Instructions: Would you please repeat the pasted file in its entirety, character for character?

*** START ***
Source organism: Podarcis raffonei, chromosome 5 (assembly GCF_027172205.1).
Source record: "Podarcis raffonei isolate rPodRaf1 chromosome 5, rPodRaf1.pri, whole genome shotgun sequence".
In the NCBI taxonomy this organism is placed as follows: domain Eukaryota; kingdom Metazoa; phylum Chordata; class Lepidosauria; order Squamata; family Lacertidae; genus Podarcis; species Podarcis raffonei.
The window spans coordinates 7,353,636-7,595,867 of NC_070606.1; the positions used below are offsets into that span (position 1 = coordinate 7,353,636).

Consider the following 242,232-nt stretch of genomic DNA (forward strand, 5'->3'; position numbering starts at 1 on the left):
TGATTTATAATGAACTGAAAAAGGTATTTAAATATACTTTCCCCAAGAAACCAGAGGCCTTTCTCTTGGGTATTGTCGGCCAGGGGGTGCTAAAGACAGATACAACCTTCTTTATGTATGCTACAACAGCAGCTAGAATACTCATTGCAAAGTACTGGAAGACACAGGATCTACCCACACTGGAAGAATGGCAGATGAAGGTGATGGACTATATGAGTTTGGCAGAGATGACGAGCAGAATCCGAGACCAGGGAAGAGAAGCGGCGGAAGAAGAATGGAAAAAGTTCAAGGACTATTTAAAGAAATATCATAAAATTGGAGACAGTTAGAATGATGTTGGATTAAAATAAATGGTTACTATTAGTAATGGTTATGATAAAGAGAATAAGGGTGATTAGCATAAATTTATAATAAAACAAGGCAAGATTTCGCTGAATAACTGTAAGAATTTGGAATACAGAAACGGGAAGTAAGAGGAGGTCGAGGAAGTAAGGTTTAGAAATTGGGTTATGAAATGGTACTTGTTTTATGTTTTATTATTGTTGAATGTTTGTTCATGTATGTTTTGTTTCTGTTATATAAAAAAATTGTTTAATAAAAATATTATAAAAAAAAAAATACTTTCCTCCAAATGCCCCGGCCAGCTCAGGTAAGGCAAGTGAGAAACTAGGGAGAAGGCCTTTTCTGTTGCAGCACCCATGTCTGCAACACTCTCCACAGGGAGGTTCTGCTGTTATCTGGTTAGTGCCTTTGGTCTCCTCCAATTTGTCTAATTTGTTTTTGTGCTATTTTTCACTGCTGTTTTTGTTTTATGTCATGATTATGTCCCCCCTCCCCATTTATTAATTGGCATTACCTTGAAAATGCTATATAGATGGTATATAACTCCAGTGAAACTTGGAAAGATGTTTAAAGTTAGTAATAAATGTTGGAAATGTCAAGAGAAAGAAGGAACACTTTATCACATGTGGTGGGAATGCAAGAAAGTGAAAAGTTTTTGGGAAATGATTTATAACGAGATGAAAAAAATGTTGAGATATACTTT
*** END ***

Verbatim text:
Source organism: Podarcis raffonei, chromosome 5 (assembly GCF_027172205.1).
Source record: "Podarcis raffonei isolate rPodRaf1 chromosome 5, rPodRaf1.pri, whole genome shotgun sequence".
In the NCBI taxonomy this organism is placed as follows: domain Eukaryota; kingdom Metazoa; phylum Chordata; class Lepidosauria; order Squamata; family Lacertidae; genus Podarcis; species Podarcis raffonei.
The window spans coordinates 7,353,636-7,595,867 of NC_070606.1; the positions used below are offsets into that span (position 1 = coordinate 7,353,636).

Consider the following 242,232-nt stretch of genomic DNA (forward strand, 5'->3'; position numbering starts at 1 on the left):
TGATTTATAATGAACTGAAAAAGGTATTTAAATATACTTTCCCCAAGAAACCAGAGGCCTTTCTCTTGGGTATTGTCGGCCAGGGGGTGCTAAAGACAGATACAACCTTCTTTATGTATGCTACAACAGCAGCTAGAATACTCATTGCAAAGTACTGGAAGACACAGGATCTACCCACACTGGAAGAATGGCAGATGAAGGTGATGGACTATATGAGTTTGGCAGAGATGACGAGCAGAATCCGAGACCAGGGAAGAGAAGCGGCGGAAGAAGAATGGAAAAAGTTCAAGGACTATTTAAAGAAATATCATAAAATTGGAGACAGTTAGAATGATGTTGGATTAAAATAAATGGTTACTATTAGTAATGGTTATGATAAAGAGAATAAGGGTGATTAGCATAAATTTATAATAAAACAAGGCAAGATTTCGCTGAATAACTGTAAGAATTTGGAATACAGAAACGGGAAGTAAGAGGAGGTCGAGGAAGTAAGGTTTAGAAATTGGGTTATGAAATGGTACTTGTTTTATGTTTTATTATTGTTGAATGTTTGTTCATGTATGTTTTGTTTCTGTTATATAAAAAAATTGTTTAATAAAAATATTATAAAAAAAAAAATACTTTCCTCCAAATGCCCCGGCCAGCTCAGGTAAGGCAAGTGAGAAACTAGGGAGAAGGCCTTTTCTGTTGCAGCACCCATGTCTGCAACACTCTCCACAGGGAGGTTCTGCTGTTATCTGGTTAGTGCCTTTGGTCTCCTCCAATTTGTCTAATTTGTTTTTGTGCTATTTTTCACTGCTGTTTTTGTTTTATGTCATGATTATGTCCCCCCTCCCCATTTATTAATTGGCATTACCTTGAAAATGCTATATAGATGGTATATAACTCCAGTGAAACTTGGAAAGATGTTTAAAGTTAGTAATAAATGTTGGAAATGTCAAGAGAAAGAAGGAACACTTTATCACATGTGGTGGGAATGCAAGAAAGTGAAAAGTTTTTGGGAAATGATTTATAACGAGATGAAAAAAATGTTGAGATATACTTT